If you have been having trouble finding a bright red shared JUMP bike around town, relief may be on the way. Lime is planning to quadruple the number of shared e-bikes on Seattle streets from 500 to 2,000 by the end of summer, Geekwire reports.
Lime acquired JUMP in a complicated investment scheme with Uber back in May (wow, that really wasn’t very long ago but it sure feels like an eternity). After Seattle went about a month with no bikes available, Lime launched 500 JUMP bikes in June that were only available for checkout via the Uber app. Now Lime seems to have JUMP fully integrated into its system and is ready to start expanding.
But Lime’s Director of Strategic Development Jonathan Hopkins told Geekwire something the company has been saying a lot recently: The bikes are not a viable business on their own. Lime needs Seattle to allow scooters in addition to bikes in order to make it all pencil out.
The era of private bike share companies and investors losing money to prop up their services may be coming to a close. Scooters have been shown to be more profitable (or at least closer to profitable), though a scooter and a bike are also used in different ways. Lime says they hope to be able to balance both, though with more scooters than bikes. Seattle’s scooter permit has been in process for a long time but is still in limbo.
The incredible roller coaster of a private bike share experiment in Seattle in recent years has taught us so much about the benefits of bike share and the costs associated with it. Bike ridership increased steeply along with bike share, and it continued to climb even as the number of bikes in service decreased or stayed flat. The combination of building new protected bike routes and the availability of on-demand bikes was a clear success, at least from the perspective of a city with transportation, public health and environmental goals that all include increasing bike ridership.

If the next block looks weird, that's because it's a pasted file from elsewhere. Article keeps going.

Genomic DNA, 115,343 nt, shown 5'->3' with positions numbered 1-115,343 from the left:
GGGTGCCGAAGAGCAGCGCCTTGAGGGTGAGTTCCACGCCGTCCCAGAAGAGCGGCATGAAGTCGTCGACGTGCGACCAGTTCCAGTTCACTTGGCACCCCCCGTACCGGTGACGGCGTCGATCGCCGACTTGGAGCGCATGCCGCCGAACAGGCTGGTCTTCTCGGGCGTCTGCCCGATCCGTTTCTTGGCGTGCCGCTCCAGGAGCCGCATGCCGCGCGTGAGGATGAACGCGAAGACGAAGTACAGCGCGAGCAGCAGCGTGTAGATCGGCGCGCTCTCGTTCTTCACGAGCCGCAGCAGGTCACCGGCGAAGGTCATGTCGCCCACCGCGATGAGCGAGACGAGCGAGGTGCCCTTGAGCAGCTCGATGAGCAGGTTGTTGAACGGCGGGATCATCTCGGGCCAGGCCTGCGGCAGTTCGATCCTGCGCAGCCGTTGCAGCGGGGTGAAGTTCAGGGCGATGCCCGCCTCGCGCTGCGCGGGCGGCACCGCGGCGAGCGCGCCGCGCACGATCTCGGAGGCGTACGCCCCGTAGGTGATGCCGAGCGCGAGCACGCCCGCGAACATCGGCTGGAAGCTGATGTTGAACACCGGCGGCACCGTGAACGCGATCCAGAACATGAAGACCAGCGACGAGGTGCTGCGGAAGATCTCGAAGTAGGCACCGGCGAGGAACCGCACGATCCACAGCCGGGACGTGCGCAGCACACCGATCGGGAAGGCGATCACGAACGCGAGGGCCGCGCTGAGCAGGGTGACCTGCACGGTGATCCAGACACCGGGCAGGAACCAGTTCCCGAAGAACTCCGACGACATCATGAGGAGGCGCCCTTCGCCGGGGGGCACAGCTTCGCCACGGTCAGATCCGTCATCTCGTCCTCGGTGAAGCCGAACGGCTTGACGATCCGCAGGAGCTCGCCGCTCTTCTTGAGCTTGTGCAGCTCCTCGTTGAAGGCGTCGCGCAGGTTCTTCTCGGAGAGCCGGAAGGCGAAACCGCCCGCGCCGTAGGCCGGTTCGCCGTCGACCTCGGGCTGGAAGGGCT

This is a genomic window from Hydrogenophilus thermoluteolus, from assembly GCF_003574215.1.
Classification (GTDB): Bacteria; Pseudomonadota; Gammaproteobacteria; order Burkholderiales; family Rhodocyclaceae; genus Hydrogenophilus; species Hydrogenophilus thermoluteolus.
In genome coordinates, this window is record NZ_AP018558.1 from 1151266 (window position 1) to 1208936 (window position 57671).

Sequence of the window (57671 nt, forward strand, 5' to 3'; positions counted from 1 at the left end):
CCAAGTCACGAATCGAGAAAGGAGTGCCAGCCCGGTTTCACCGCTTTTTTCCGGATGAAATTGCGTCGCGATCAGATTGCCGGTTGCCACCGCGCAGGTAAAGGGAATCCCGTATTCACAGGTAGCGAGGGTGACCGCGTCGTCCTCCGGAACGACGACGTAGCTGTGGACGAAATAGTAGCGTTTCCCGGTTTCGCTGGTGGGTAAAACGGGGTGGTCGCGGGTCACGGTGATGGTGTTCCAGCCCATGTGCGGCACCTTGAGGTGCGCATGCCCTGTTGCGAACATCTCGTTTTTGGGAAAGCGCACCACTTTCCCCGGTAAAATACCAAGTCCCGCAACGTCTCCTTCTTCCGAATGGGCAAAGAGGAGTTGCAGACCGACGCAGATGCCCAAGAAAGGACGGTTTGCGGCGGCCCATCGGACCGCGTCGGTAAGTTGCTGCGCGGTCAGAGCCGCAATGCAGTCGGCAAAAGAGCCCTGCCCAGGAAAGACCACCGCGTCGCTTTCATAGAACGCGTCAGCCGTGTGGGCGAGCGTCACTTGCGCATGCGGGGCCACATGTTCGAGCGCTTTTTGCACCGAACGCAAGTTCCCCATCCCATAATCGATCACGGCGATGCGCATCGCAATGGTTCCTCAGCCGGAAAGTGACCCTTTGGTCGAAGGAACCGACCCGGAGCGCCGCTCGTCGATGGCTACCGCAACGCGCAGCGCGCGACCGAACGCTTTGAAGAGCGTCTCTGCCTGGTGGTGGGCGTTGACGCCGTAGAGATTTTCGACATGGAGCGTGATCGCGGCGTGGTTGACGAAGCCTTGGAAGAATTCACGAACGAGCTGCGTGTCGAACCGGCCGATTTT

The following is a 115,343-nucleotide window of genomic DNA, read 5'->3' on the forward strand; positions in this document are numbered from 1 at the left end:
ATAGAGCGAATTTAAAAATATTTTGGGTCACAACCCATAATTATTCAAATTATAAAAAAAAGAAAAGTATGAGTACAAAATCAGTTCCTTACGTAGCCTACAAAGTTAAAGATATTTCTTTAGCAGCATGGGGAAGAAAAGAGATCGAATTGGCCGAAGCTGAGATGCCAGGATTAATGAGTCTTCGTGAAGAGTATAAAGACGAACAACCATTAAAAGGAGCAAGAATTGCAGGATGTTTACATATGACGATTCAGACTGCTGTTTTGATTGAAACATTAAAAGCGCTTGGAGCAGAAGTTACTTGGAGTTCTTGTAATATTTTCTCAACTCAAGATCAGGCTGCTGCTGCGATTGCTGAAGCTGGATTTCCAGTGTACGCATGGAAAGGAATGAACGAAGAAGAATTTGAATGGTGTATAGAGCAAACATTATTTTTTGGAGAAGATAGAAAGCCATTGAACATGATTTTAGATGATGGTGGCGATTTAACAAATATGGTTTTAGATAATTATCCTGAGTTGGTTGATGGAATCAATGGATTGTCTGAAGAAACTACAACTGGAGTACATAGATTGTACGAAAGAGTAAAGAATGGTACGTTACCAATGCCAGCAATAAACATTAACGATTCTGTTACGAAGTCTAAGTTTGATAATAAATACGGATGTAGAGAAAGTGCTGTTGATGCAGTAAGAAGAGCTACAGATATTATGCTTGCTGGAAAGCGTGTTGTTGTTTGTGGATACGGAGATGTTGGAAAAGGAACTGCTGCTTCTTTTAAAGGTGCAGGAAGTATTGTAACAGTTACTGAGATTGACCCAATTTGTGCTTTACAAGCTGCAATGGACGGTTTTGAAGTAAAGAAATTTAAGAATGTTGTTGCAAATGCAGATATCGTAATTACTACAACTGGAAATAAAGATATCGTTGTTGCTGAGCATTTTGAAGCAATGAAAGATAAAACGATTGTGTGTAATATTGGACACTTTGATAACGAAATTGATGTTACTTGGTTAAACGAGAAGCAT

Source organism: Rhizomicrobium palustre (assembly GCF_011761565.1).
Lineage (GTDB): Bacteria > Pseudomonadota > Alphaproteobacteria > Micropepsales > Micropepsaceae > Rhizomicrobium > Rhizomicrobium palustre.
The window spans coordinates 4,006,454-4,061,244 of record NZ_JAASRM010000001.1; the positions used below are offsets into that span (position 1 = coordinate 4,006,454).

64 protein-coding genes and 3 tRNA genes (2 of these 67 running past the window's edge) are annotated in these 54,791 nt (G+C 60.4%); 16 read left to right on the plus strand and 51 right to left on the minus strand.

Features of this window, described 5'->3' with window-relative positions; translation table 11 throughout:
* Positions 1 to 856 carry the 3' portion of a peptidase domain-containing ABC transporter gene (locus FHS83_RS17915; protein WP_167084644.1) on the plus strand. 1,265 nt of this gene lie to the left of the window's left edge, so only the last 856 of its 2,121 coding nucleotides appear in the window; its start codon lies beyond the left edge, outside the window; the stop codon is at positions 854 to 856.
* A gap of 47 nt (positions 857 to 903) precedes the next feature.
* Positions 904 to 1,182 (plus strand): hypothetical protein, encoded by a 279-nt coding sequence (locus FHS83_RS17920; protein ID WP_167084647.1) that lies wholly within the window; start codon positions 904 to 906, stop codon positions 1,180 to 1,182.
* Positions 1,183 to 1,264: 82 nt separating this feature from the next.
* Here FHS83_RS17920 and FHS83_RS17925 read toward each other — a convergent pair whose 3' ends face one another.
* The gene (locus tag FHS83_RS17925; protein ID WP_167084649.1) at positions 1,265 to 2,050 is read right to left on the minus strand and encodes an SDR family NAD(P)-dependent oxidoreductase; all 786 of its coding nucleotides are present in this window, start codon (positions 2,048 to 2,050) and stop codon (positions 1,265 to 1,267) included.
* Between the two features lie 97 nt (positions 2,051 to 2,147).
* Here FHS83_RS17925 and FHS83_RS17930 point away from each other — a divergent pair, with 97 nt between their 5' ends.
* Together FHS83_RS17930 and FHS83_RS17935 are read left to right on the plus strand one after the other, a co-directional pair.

Just because businesses have struggled to make bike share profitable does not mean the experiment has failed. I mean, if you’re a venture capitalist who didn’t get the big return you were hoping for, then yeah, I guess it might have failed. But for the rest of us, we now have a good idea of how many bikes are needed, the benefits and pitfalls of the dockless model, the benefits and challenges of e-bikes compared to pedal-only bikes, and roughly how much subsidy would be needed to run a stable system.
We hope Lime can make this work. Scooters somewhat covering the losses of bikes is an interesting way to keep bike share active. But this system does come at a cost. Lime is charging $1 to unlock a bike plus $0.36 per minute, which is likely too expensive for many people (you can sometimes find $0.15/min bikes if you search around in the app, but Lime said that is an error). This is a significant price hike compared to even last year, but it is likely closer to what they need to make in order to pay for the service if they were to rely on user fees. $0.36 per minute adds up fast, with total bike trip costs surpassing the cost of a pre-COVID transit fare after just five minutes of riding. A lot of people simple cannot afford that, especially right now.
So it seems clear that some other funding source is needed to make a bike share system work, whether that is public funding, on-bike advertising, major sponsorships, being paired with a more profitable venture like scooters, or some other idea we haven’t seen yet. The benefits of bike share are huge and worthwhile, so I hope everyone continues to try new things in search of a sustainable model.